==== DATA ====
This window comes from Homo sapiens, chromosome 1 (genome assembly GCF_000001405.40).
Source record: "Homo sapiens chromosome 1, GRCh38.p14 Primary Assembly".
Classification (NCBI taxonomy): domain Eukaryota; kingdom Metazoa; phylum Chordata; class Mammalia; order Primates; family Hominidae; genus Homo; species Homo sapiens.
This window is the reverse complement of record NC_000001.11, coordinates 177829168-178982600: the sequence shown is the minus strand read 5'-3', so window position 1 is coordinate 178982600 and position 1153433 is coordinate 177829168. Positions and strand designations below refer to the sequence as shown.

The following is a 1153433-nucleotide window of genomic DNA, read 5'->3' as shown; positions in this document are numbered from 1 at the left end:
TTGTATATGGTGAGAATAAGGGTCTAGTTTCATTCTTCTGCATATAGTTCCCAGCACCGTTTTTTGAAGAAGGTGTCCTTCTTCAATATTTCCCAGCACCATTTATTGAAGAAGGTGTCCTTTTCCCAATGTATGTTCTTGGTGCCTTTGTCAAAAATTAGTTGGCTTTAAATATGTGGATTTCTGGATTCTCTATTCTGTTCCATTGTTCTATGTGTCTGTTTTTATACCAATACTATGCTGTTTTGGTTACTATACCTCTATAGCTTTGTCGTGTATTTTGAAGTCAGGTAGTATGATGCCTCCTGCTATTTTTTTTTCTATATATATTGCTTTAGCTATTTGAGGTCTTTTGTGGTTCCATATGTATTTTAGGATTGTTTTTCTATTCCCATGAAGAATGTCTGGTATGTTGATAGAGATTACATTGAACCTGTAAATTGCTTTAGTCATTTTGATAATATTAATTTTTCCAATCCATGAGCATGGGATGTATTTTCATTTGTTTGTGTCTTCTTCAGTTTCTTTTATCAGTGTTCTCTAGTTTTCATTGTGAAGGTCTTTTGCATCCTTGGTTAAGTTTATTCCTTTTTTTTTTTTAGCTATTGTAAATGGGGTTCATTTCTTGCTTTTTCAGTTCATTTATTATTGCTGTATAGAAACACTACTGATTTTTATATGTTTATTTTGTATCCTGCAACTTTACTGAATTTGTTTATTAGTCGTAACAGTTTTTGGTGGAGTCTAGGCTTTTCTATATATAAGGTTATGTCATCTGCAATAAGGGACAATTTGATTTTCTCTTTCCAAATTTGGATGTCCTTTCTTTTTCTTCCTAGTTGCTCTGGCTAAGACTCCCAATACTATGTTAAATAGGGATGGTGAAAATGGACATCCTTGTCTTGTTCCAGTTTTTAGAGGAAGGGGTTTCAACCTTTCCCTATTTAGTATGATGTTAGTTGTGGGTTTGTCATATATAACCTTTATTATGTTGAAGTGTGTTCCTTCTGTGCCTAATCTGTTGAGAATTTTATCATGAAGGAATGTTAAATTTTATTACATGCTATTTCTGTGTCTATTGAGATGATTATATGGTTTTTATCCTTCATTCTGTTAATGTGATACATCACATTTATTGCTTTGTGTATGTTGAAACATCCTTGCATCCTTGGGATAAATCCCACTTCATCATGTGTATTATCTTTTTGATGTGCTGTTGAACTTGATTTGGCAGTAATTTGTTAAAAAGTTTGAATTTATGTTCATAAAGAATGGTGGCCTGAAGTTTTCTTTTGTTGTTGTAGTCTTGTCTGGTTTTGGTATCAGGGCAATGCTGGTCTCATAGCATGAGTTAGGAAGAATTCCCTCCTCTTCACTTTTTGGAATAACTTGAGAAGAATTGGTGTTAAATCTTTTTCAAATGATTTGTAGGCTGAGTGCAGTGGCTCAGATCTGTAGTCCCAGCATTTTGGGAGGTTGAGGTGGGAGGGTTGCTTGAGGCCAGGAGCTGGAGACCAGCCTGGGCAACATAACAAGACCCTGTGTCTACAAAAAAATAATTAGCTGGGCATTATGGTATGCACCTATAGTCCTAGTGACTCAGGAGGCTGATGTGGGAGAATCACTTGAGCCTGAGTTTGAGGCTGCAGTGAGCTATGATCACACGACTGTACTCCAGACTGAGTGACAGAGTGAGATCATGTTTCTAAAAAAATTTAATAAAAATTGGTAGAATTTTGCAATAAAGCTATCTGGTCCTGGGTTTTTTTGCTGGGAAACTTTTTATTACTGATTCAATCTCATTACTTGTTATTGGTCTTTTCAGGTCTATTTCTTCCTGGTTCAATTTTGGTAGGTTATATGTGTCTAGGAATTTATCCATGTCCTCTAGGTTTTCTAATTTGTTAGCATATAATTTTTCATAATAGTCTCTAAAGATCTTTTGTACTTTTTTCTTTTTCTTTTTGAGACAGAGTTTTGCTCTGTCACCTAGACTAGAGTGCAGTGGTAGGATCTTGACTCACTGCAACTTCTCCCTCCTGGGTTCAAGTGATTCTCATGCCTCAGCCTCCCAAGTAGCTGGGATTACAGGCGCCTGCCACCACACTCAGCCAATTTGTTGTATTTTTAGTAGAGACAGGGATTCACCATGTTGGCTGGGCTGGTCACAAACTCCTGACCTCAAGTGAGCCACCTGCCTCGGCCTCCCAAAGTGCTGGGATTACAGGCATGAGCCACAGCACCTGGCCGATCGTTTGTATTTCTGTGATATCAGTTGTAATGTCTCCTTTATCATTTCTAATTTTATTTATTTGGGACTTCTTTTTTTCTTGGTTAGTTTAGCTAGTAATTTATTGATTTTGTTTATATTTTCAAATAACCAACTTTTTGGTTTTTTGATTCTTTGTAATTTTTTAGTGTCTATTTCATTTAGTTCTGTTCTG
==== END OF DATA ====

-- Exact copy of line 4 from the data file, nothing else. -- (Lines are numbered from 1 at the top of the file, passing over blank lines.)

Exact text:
This window is the reverse complement of record NC_000001.11, coordinates 177829168-178982600: the sequence shown is the minus strand read 5'-3', so window position 1 is coordinate 178982600 and position 1153433 is coordinate 177829168. Positions and strand designations below refer to the sequence as shown.